Nav: Home

Malaria: Cooperating antibodies enhance immune response

June 07, 2018

Malaria is one of the most inflicting infectious diseases worldwide. Scientists from the German Cancer Research Center (DKFZ) in Heidelberg, Germany, and from The Hospital for Sick Children (SickKids) in Toronto, Canada, have studied how the human immune system combats malaria infections. In this study, the researchers discovered a previously unnoticed characteristic of antibodies against the malaria parasite: They can cooperate with each other, thus binding even stronger to the pathogens and improving the immune response. The results, now published in Science, are expected to help develop a more effective vaccine against the disease.

Each year, an estimated 200 million people contract malaria and approximately 440,000 people succumb to the infectious disease. Although regarded as a tropical disease, malaria can occur in both tropical and subtropical regions. There are malaria cases in Germany as well, with 500 to 600 patients annually. Most of these cases are travelers returning from malaria-endemic regions in Africa or Asia.

"How severe the course of malaria gets, depends on the body's immune response," explains Hedda Wardemann from the German Cancer Research Center (Deutsches Krebsforschungszentrum, DKFZ). "Immune cells can destroy the pathogens that have invaded the body after a mosquito bite."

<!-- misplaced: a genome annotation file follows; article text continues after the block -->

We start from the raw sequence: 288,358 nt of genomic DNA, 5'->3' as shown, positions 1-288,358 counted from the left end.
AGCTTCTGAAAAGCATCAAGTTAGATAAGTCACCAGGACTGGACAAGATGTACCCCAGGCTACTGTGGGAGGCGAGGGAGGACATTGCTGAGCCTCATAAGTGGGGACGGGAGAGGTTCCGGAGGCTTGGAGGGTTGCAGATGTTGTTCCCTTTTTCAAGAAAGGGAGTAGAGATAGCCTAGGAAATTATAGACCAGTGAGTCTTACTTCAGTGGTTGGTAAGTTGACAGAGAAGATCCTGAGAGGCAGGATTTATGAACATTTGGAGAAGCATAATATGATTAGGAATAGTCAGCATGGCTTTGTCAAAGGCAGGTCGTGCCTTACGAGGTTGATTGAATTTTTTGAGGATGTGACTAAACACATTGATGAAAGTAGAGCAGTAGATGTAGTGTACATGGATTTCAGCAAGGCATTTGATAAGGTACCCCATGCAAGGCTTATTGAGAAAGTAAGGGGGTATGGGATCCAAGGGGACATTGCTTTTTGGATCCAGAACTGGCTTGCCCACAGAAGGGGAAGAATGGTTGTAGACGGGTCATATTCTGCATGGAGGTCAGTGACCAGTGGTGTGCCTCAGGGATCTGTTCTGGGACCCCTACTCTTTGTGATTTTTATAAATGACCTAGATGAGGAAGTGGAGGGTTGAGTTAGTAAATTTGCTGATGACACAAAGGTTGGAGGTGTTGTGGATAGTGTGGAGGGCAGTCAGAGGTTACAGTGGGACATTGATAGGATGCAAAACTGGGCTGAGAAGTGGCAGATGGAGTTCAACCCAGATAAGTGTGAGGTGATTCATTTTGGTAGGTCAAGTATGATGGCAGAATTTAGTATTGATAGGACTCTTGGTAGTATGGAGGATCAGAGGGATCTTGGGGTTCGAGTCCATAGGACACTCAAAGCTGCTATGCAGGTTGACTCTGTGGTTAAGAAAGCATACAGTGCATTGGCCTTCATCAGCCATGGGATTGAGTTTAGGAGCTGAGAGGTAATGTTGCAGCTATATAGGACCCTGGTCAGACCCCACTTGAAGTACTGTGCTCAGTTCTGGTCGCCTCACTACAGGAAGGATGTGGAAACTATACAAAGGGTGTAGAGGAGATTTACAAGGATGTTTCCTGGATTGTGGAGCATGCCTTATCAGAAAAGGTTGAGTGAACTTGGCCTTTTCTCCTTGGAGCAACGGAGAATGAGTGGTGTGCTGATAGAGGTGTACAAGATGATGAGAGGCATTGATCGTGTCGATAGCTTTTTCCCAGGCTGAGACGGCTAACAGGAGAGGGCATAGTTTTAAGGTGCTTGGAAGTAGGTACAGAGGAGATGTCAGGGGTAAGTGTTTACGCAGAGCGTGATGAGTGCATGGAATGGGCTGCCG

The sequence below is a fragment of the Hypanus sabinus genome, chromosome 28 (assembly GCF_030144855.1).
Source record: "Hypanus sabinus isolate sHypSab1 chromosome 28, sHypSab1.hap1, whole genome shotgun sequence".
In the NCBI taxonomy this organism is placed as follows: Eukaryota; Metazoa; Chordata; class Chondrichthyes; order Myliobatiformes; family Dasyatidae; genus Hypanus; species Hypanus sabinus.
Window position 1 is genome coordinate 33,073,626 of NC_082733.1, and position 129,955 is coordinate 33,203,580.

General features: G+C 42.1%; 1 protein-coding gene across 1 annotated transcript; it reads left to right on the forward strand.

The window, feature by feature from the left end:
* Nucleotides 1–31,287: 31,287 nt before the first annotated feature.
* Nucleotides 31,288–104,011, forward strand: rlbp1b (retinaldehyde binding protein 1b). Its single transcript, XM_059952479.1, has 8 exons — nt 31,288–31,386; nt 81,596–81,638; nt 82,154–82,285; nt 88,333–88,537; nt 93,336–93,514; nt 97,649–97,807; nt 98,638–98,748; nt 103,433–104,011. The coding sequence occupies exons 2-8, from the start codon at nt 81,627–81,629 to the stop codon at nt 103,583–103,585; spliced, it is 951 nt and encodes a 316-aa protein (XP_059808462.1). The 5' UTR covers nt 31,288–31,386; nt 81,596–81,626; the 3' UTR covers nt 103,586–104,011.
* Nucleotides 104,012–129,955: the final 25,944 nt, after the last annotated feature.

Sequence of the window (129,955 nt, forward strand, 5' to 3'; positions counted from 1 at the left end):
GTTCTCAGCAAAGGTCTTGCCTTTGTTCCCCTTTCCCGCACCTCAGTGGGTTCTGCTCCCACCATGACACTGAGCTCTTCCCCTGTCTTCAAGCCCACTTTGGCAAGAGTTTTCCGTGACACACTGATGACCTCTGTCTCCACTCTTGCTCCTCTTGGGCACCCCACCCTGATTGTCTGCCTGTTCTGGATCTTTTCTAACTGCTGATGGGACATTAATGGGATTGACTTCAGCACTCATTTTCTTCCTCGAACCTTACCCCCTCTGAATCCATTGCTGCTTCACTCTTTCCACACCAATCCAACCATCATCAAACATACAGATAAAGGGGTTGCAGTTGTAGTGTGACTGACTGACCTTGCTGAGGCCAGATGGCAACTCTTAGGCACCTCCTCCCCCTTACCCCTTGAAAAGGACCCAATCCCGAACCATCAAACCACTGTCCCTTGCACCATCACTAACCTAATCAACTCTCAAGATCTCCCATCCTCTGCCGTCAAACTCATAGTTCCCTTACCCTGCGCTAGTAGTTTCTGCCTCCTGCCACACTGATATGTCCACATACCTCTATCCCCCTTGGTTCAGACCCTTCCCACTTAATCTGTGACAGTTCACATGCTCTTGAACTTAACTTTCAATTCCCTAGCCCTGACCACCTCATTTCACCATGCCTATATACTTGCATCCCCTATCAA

In regions where malaria is widespread, people often exhibit a certain immunity that prevents a severe course of the disease. As a result of repeated exposure to the malaria parasite, their bodies have been able to improve their immune responses to the disease. A vaccine is supposed to provide the same kind of immunity but without having to go through an infection.

"Studying the immune response of people who have been exposed to malaria parasites can provide clues about how we can make a malaria vaccine," explains Jean-Philippe Julien, Scientist from SickKids, with whom Wardemann and her team investigated antibodies against the malaria pathogen. The antibodies were obtained from study participants who have had repeated contact with the parasite in the past.

Antibodies are actors of the immune system. They attach to specific targets on the surface of pathogens so they can block their development and tag them for destruction. For an antibody to prevent infection effectively, its affinity (the strength of its interaction with the pathogen) is pivotal. The immune system specifically multiplies antibodies with high affinity to ensure they are present if the body gets infected with the same pathogen again.

Among the antibodies studied, the DKFZ and the SickKids scientists found a group that displayed a previously unnoticed characteristic that appears to be valuable for the immune system: They interact directly with each other. The antibodies can do so because the target structure where the antibodies attach on the malaria pathogen's surface has a special feature. "The protein contains a short sequence of four motifs that repeats itself many times," explained Wardemann, an immunologist.

An antibody can attach to each of the sequence repeats. Neighbouring antibodies can then interact directly among each other. "This type of cooperation between antibodies has been unknown so far in humans," Julien said. "In an indirect way, it enhances the affinity of the antibodies to the pathogen, explaining why our immune system selects for these antibodies."